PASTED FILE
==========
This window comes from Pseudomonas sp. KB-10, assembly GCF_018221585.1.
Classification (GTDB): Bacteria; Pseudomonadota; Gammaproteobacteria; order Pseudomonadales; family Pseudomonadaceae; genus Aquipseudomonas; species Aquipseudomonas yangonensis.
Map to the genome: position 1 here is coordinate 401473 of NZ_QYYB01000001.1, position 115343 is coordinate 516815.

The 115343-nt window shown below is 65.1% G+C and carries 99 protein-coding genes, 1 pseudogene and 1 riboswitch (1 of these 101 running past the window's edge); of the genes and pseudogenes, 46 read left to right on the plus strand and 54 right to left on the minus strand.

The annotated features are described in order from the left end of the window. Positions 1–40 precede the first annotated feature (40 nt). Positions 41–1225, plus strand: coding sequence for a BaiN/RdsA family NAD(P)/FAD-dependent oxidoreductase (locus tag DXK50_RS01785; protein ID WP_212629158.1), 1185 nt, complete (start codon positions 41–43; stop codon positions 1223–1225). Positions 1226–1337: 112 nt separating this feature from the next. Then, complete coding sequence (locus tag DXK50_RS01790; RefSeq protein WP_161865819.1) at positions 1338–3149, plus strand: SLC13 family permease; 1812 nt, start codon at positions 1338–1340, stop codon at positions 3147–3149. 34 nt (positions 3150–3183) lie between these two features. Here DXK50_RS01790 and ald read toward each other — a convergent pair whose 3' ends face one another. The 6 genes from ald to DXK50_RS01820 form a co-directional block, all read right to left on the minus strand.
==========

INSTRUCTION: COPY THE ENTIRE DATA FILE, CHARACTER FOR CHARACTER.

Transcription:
This window comes from Pseudomonas sp. KB-10, assembly GCF_018221585.1.
Classification (GTDB): Bacteria; Pseudomonadota; Gammaproteobacteria; order Pseudomonadales; family Pseudomonadaceae; genus Aquipseudomonas; species Aquipseudomonas yangonensis.
Map to the genome: position 1 here is coordinate 401473 of NZ_QYYB01000001.1, position 115343 is coordinate 516815.

The 115343-nt window shown below is 65.1% G+C and carries 99 protein-coding genes, 1 pseudogene and 1 riboswitch (1 of these 101 running past the window's edge); of the genes and pseudogenes, 46 read left to right on the plus strand and 54 right to left on the minus strand.

The annotated features are described in order from the left end of the window. Positions 1–40 precede the first annotated feature (40 nt). Positions 41–1225, plus strand: coding sequence for a BaiN/RdsA family NAD(P)/FAD-dependent oxidoreductase (locus tag DXK50_RS01785; protein ID WP_212629158.1), 1185 nt, complete (start codon positions 41–43; stop codon positions 1223–1225). Positions 1226–1337: 112 nt separating this feature from the next. Then, complete coding sequence (locus tag DXK50_RS01790; RefSeq protein WP_161865819.1) at positions 1338–3149, plus strand: SLC13 family permease; 1812 nt, start codon at positions 1338–1340, stop codon at positions 3147–3149. 34 nt (positions 3150–3183) lie between these two features. Here DXK50_RS01790 and ald read toward each other — a convergent pair whose 3' ends face one another. The 6 genes from ald to DXK50_RS01820 form a co-directional block, all read right to left on the minus strand.